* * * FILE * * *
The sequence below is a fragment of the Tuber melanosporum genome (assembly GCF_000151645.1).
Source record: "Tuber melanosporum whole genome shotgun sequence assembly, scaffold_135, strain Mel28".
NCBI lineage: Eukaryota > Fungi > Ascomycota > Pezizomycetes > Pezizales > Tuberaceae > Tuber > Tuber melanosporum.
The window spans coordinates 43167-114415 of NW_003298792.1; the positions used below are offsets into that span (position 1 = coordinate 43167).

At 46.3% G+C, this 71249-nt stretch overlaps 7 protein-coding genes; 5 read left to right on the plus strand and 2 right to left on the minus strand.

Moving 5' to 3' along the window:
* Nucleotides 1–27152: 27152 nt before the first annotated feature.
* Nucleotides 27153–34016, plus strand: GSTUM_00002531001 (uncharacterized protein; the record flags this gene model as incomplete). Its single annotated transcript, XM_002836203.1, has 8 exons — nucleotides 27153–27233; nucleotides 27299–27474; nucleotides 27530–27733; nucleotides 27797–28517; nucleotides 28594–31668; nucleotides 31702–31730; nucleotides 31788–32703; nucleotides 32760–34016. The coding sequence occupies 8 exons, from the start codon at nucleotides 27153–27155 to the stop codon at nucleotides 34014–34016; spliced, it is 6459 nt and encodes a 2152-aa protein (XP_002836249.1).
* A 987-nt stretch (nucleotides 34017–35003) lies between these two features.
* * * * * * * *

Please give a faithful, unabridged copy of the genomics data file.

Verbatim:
The sequence below is a fragment of the Tuber melanosporum genome (assembly GCF_000151645.1).
Source record: "Tuber melanosporum whole genome shotgun sequence assembly, scaffold_135, strain Mel28".
NCBI lineage: Eukaryota > Fungi > Ascomycota > Pezizomycetes > Pezizales > Tuberaceae > Tuber > Tuber melanosporum.
The window spans coordinates 43167-114415 of NW_003298792.1; the positions used below are offsets into that span (position 1 = coordinate 43167).

At 46.3% G+C, this 71249-nt stretch overlaps 7 protein-coding genes; 5 read left to right on the plus strand and 2 right to left on the minus strand.

Moving 5' to 3' along the window:
* Nucleotides 1–27152: 27152 nt before the first annotated feature.
* Nucleotides 27153–34016, plus strand: GSTUM_00002531001 (uncharacterized protein; the record flags this gene model as incomplete). Its single annotated transcript, XM_002836203.1, has 8 exons — nucleotides 27153–27233; nucleotides 27299–27474; nucleotides 27530–27733; nucleotides 27797–28517; nucleotides 28594–31668; nucleotides 31702–31730; nucleotides 31788–32703; nucleotides 32760–34016. The coding sequence occupies 8 exons, from the start codon at nucleotides 27153–27155 to the stop codon at nucleotides 34014–34016; spliced, it is 6459 nt and encodes a 2152-aa protein (XP_002836249.1).
* A 987-nt stretch (nucleotides 34017–35003) lies between these two features.